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BRIGHTON -- Committed to helping immigrants, youth in violent neighborhoods and the uninsured, the Greater Boston Interfaith Organization (GBIO) seeks to continue to address concerns in communities by crossing religious, ethnic and class lines.
GBIO will celebrate its 10th anniversary with a gathering at Boston University’s Case Gym on May 27 from 7-8:30 p.m. Gov. Deval Patrick, Boston Mayor Tom Menino and many involved in the organization’s history are scheduled to attend.
Clergy and community leaders founded the organization in 1996, and Catholic pastors have been involved from the beginning. Its membership includes more than 70 institutions including religious congregations, community development corporations, unions and other civic organizations. Collectively, the membership represents 50,000 people.
Cheryl Andes, GBIO’s lead organizer for the past four years, said of the organization’s founders, “They had a vision to build an organization that could cross class, race and faith lines and give people of faith and democratic values an arena where they could get to know one another.”
In the past decade, GBIO has helped pass the affordable housing trust fund in Massachusetts in 2000, worked on a campaign to improve the working conditions at nursing homes in 2003 and 2004, provided financial education for more than 350 people and participated in the passage of statewide health reform in 2006, she said.
Currently, the organization deals with the communal concerns about immigration, youth violence and healthcare, she added.
GBIO member Brother Jack Rathschmidt, OFM Cap. said the organization seeks to give all people, especially the poor, a voice in civic affairs.
“When you really listen to folks, you begin to realize that there are issues that draw us together, especially the social kind, and rooted in faith we can be very powerful,” he said.
Addressing issues individually does not have the same strength as confronting them as a unified group. For that reason, GBIO only chooses issues that will not divide its membership, he added.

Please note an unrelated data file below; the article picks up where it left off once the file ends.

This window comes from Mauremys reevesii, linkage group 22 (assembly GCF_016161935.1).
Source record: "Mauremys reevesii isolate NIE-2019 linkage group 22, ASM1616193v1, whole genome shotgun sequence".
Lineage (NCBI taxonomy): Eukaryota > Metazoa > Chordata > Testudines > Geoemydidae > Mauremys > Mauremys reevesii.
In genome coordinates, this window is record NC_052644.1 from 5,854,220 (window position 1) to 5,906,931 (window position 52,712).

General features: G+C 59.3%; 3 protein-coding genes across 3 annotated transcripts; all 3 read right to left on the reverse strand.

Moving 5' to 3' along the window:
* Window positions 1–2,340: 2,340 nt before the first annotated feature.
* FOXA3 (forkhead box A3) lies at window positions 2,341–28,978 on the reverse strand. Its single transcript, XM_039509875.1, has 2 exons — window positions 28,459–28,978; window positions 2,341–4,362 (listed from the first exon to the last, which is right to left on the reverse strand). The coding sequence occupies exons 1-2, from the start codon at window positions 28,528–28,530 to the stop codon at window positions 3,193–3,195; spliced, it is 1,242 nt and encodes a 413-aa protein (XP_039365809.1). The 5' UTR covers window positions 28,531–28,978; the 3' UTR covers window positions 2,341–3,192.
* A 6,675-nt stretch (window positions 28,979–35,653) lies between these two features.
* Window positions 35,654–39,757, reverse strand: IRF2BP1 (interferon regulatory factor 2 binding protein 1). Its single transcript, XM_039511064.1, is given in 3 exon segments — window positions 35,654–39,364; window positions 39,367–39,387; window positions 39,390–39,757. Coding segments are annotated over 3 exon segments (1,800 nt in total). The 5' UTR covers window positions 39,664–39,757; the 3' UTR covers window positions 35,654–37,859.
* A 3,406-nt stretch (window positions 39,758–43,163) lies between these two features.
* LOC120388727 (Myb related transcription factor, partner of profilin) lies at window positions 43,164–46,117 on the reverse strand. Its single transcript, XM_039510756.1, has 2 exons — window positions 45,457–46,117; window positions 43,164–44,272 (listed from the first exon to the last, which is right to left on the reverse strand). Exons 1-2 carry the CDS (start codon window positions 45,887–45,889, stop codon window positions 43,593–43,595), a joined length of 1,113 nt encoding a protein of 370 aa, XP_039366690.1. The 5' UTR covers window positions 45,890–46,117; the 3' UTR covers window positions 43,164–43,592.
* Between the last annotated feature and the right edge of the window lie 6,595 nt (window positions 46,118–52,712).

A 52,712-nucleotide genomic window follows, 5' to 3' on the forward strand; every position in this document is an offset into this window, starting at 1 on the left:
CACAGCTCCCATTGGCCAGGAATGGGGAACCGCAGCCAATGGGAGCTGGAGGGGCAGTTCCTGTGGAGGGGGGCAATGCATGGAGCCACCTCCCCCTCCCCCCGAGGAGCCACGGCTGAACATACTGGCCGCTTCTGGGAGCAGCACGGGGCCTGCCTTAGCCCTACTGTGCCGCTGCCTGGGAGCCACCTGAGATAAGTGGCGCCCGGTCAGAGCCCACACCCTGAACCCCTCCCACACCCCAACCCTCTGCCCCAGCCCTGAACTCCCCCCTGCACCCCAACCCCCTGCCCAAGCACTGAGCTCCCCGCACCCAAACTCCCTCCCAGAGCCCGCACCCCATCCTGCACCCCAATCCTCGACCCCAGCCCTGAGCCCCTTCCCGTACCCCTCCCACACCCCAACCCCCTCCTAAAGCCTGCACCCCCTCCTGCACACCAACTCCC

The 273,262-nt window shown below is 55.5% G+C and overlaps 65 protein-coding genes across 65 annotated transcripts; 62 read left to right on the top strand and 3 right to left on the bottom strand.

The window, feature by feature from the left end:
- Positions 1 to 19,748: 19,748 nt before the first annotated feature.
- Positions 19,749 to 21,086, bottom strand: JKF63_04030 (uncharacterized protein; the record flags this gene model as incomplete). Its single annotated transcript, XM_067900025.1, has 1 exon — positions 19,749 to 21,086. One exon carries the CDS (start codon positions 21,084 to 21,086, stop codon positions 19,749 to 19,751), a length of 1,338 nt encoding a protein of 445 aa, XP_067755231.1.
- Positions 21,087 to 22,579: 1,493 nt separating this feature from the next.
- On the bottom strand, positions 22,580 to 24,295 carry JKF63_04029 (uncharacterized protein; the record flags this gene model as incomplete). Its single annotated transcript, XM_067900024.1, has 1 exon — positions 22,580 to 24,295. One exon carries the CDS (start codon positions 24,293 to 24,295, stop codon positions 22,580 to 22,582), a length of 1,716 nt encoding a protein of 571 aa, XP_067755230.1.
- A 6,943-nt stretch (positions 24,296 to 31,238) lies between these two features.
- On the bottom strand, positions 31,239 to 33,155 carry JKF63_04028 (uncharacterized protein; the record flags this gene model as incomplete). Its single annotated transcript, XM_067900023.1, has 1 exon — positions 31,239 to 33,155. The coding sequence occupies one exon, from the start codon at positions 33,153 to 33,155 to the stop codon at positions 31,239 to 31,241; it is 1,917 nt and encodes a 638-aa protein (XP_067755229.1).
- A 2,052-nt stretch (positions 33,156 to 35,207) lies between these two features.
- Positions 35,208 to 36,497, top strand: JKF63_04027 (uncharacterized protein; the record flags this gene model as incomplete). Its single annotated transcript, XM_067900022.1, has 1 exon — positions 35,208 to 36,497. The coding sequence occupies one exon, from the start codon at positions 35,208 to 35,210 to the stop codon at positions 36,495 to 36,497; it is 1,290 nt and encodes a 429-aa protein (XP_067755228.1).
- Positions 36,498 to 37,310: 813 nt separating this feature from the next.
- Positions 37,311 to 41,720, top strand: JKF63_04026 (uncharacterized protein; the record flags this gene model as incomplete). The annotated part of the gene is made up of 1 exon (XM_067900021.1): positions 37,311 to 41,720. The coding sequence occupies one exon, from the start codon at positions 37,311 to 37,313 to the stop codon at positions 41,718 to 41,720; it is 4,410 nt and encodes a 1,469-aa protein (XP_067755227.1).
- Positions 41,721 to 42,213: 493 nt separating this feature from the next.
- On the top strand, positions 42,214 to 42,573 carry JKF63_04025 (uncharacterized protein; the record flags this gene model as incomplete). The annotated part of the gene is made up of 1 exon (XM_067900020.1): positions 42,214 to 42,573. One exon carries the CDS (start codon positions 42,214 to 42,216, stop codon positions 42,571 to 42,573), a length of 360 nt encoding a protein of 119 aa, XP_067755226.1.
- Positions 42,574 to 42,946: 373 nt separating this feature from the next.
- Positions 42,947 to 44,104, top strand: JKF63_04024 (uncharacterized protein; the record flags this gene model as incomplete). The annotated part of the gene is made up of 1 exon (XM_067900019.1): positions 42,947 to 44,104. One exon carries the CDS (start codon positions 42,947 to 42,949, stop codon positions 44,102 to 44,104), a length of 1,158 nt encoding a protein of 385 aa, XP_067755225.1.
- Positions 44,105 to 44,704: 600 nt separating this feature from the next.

The organization takes on common, human rights issues that are rooted in faith from the grassroots. Sometimes the tasks are as simple as installing a crosswalk so that parish school children can safely cross the street to the parish center, he said.
Fathers Gerald Osterman and George Carlson, two of GBIO’s founders, said that working together with others in the community creates a bond that unites people of different faiths, cultures, social classes and interests.
Father Osterman, pastor at Immaculate Conception Parish in Everett, said the strength formed from that unity reinforces the individual faith communities as well.
He added that GBIO’s initial gathering attracted more than 4,000 people and continues to attract those who seek a voice in their local government.
He said of the organization, “Its purpose is to make democracy work in the sense of discerning from people what their needs are and helping them work toward a response to that need.”
Father Carlson, pastor at Holy Name Parish in West Roxbury, said a large, community-based organization is necessary to move issues through the democratic process. The organization will have leverage only if it is “large, strong, knowledgeable and persistent,” he said.
“You can do a lot more together than you can by yourself,” he added.